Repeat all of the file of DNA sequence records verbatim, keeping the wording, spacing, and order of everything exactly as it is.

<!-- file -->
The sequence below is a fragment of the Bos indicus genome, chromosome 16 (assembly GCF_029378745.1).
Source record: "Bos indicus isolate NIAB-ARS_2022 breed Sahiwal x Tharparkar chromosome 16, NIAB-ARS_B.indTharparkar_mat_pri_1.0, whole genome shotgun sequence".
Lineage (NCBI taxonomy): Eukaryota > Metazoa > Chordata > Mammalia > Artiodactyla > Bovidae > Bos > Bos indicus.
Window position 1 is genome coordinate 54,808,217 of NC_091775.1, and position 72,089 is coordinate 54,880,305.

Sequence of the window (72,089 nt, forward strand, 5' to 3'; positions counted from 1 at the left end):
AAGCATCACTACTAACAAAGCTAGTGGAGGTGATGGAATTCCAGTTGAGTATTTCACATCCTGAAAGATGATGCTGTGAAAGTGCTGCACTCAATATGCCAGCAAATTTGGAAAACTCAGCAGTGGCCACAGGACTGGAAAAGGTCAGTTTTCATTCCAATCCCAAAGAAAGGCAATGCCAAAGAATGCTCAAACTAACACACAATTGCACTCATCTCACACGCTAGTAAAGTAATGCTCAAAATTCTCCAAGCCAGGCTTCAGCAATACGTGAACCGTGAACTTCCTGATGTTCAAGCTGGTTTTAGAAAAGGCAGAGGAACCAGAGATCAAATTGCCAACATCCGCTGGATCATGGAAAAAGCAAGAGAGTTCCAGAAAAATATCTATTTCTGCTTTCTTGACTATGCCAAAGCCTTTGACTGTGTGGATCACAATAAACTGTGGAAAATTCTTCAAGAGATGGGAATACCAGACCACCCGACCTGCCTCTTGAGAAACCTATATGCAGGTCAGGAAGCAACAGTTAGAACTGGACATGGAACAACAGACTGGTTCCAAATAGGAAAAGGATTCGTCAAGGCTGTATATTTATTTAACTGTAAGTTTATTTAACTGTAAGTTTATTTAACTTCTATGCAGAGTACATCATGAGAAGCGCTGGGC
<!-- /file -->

The sequence below is a fragment of the Bos indicus genome, chromosome 16 (assembly GCF_029378745.1).
Source record: "Bos indicus isolate NIAB-ARS_2022 breed Sahiwal x Tharparkar chromosome 16, NIAB-ARS_B.indTharparkar_mat_pri_1.0, whole genome shotgun sequence".
Lineage (NCBI taxonomy): Eukaryota > Metazoa > Chordata > Mammalia > Artiodactyla > Bovidae > Bos > Bos indicus.
Window position 1 is genome coordinate 54,808,217 of NC_091775.1, and position 72,089 is coordinate 54,880,305.

Sequence of the window (72,089 nt, forward strand, 5' to 3'; positions counted from 1 at the left end):
AAGCATCACTACTAACAAAGCTAGTGGAGGTGATGGAATTCCAGTTGAGTATTTCACATCCTGAAAGATGATGCTGTGAAAGTGCTGCACTCAATATGCCAGCAAATTTGGAAAACTCAGCAGTGGCCACAGGACTGGAAAAGGTCAGTTTTCATTCCAATCCCAAAGAAAGGCAATGCCAAAGAATGCTCAAACTAACACACAATTGCACTCATCTCACACGCTAGTAAAGTAATGCTCAAAATTCTCCAAGCCAGGCTTCAGCAATACGTGAACCGTGAACTTCCTGATGTTCAAGCTGGTTTTAGAAAAGGCAGAGGAACCAGAGATCAAATTGCCAACATCCGCTGGATCATGGAAAAAGCAAGAGAGTTCCAGAAAAATATCTATTTCTGCTTTCTTGACTATGCCAAAGCCTTTGACTGTGTGGATCACAATAAACTGTGGAAAATTCTTCAAGAGATGGGAATACCAGACCACCCGACCTGCCTCTTGAGAAACCTATATGCAGGTCAGGAAGCAACAGTTAGAACTGGACATGGAACAACAGACTGGTTCCAAATAGGAAAAGGATTCGTCAAGGCTGTATATTTATTTAACTGTAAGTTTATTTAACTGTAAGTTTATTTAACTTCTATGCAGAGTACATCATGAGAAGCGCTGGGC